Subsequent to the end of Movimento Punto in 1966, Hsiao Chin embarked upon a decidedly different professional journey, including working in London for six months. He also lived and worked in New York for six years before he returned to Milan in 1972. In 1978 and 1980, he visited Taiwan and mainland China, places that he had not returned to for 20 to 30 years. Hsiao's travels during this time reflect his sensitivity to global developments in art and his broad range of activity. Although he only stayed in London for a brief six months in 1966, he showed at Signals London, an important avant-garde gallery at the time, and met Richard Lin, a Taiwanese artist living in the UK. In 1968 and 1969, he met Mark Rothko and Willem de Kooning. In addition, he founded the International Surya Movement in Milan in 1977 and the International Shakti Movement in Copenhagen in 1989, which could be considered extensions of Movimento Punto. Hsiao Chin's abstract painting continued to develop around the themes of Zen and qi.


In 1990, Hsiao Chin experienced a tragic twist in life when his daughter Samantha unexpected passed away in Los Angeles. This blow devastated the artist, leaving him unable to create for a time. However, he emerged having come to an epiphany and painted his classic series: The Eternal Garden, Beyond the Great Threshold,

The Sublimation of Samantha, Samadhi and The Bright Side. Although these series have different names, the works embody Hsiao's realizations about life brought on by the immense pain of his loss. He discovered that the beginning and end of life are just changes in a person's form of existence. He truly melded a rational understanding of Zen and Daoist philosophy, which he had cultivated since the 1960s, into the softest emotions in his life. In 1990, he began Light-Homage to Sublimation (1990, p.67), symbolizing a new beginning in his work and life. Warm orange tones fill the painting, representing the energy of the universe and the elevation of human life. The compositions of both this piece and La danza di Luce-5 are derived from the same source, but the Dancing Lights series tends toward rational expression, while The Eternal Garden series, which developed from Light- Homage to Sublimation. could be considered warmer and happier, showing the artist's THE ETERNAL GARDEN SERIES: THE FINAL ASCENDANCE OF ZEN AND QI emotional and spiritual state. After being tested, he ascended to a higher realm and transformed the regrets of his life into general good wishes. This generous, contented mood makes the already bright and vigorous colour palette of the works more magnificent and profuse, full of beautiful and good wishes. La forza di Vita-1 (1999, p.71) and La forza di Vita-2 (1999, p.73) are some of Hsiao Chin's classical "high heavens and vast lands" compositions; their pale green and pale pink strokes were painted with a round-tipped Chinese brush. The brief and powerful brushstrokes have abundant emotion and flashes of joyful life, and the paintings are reminiscent of Emperor Huizong of Song's Auspicious Cranes. It was said that on the 16th day of the first month of the second year of the Zhenghe era of the Northern Song dynasty (1112 CE), auspicious clouds hovered over Bianliang (now Kaifeng) and a flock of cranes circled and called over the palace for quite a while. Two red-crowned cranes even stopped to perch on the roof of the palace. Emperor Huizong of Song was very excited, and he committed this auspicious sign to silk. Although Auspicious Cranes was made 1000 years before Hsiao Chin's work, both show a longing for what lies beyond the human world. The works are rather different, and it is just a happy coincidence that a refined ancient court painting and vigorous post-war abstract artworks have compositions that echo one another. There is a faint trace of a decidedly different colour at the top of La forza di vita-1, which seems to be a symbol of the artist's child. After tangible life leaves the world and ascends, it moves freely and happily about the universe. Transcending the great Threshold-7 (1999, p.79), To the Eternal Garden-39 (1992 - 2018, p.37), Beyond the Eternal Garden-5 (1993, p.75), and Concerto-6(1999, p.77) were developed around the same ideas and balanced flowing lines, embodying Hsiao's understanding and interpretation of the energy of the universe. Il potere dell' Universo Nuovo (1997, p.69), Raccolta dell' autunno (canto delle 4 stagioni) (2008, p.83) and L'estabilità (2014, p.85) further reflect his contemplation of and innovation in composition. In order to cast off his awareness of the Self, Hsiao Chin completely immersed himself in exploring the mysteries of the universe, and as a result, his works seem to expand in space, becoming even more magnificent.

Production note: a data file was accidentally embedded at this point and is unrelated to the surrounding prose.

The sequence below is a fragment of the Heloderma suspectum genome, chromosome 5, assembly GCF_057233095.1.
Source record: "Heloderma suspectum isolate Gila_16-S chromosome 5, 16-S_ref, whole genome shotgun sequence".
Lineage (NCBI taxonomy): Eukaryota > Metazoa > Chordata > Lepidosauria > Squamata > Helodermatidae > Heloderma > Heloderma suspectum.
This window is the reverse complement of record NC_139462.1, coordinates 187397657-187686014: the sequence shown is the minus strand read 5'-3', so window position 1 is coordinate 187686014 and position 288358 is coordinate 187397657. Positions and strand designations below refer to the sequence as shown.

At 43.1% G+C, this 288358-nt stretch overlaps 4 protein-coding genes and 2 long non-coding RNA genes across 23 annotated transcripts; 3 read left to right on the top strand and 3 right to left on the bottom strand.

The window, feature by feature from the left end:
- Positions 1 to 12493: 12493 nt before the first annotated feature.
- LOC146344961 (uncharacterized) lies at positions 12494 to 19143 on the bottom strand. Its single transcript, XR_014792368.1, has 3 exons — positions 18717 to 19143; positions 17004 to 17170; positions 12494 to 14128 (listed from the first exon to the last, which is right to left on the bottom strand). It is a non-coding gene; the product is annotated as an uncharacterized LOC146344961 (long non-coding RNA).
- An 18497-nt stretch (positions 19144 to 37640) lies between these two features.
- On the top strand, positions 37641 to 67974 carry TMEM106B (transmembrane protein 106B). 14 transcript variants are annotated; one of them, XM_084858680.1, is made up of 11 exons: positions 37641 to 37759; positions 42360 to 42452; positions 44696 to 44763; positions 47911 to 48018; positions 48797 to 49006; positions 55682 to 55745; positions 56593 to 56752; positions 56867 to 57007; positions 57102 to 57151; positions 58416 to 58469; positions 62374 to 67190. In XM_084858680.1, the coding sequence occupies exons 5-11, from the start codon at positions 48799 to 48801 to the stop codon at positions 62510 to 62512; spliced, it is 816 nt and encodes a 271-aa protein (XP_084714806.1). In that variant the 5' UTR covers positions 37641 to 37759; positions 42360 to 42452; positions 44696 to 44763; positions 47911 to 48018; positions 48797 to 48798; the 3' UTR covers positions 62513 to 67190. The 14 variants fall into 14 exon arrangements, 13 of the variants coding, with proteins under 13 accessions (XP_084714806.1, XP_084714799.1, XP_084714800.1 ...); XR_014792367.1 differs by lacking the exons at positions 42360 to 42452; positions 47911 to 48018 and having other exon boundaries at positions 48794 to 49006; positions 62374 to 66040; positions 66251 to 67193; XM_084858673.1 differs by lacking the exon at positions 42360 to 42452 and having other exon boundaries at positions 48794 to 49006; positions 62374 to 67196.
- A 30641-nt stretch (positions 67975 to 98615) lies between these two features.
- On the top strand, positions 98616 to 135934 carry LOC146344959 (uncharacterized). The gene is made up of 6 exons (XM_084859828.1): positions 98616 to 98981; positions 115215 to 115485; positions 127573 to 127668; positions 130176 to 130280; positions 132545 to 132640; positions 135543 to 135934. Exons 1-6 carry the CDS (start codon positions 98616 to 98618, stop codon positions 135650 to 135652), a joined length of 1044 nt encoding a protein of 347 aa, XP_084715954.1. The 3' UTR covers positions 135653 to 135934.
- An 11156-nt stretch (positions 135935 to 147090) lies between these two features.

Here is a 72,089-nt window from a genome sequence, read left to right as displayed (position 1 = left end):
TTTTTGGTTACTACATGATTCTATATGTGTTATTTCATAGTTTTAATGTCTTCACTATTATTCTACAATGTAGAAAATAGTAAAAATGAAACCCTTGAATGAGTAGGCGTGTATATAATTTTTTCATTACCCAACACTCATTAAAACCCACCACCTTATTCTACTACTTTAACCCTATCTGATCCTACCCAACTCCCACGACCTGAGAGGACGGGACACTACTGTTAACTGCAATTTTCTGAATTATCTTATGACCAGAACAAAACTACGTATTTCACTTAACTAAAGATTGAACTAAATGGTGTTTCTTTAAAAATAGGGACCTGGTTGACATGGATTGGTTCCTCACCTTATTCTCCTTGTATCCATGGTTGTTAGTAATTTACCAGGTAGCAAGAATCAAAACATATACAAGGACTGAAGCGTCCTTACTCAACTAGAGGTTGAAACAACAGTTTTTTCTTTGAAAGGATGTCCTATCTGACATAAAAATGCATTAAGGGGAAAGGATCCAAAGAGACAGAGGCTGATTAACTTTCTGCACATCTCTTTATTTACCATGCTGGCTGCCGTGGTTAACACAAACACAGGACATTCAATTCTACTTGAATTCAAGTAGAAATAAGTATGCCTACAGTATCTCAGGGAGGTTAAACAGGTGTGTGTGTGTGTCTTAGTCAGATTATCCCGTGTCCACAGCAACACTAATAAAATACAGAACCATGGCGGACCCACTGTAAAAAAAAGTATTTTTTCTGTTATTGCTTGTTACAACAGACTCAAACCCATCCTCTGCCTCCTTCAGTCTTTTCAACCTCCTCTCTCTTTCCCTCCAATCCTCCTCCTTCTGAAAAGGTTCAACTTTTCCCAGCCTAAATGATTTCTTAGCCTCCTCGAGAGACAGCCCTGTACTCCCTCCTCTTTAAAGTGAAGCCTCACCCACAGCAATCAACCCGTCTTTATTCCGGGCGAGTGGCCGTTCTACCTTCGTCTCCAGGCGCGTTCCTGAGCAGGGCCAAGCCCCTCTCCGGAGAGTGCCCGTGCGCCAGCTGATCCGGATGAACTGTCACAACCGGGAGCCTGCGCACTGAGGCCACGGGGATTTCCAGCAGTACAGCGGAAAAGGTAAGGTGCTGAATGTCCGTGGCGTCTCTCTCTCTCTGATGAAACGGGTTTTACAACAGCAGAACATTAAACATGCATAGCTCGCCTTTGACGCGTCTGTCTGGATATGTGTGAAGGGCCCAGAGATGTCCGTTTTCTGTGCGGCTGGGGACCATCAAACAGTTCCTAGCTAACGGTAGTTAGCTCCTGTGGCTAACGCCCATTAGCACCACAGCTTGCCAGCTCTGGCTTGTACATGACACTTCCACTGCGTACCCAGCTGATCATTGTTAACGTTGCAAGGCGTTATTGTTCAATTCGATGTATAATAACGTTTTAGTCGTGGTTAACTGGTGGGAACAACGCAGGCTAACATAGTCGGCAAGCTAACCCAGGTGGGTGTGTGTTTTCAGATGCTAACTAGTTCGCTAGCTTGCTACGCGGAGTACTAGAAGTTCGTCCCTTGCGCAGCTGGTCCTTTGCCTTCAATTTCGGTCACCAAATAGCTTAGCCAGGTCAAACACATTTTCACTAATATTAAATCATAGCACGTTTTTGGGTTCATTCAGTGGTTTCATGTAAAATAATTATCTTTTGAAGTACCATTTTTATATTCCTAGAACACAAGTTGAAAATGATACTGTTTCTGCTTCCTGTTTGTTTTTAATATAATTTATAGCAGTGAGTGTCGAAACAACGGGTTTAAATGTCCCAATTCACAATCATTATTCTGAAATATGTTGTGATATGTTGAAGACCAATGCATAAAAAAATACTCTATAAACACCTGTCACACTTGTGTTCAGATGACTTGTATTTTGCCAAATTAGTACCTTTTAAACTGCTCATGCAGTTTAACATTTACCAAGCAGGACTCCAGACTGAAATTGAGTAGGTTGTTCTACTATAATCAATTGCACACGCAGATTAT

Hsiao Chin, Bright Light - Homage to Ascendance, 1990, Acrylic on canvas, 140 x 90 cm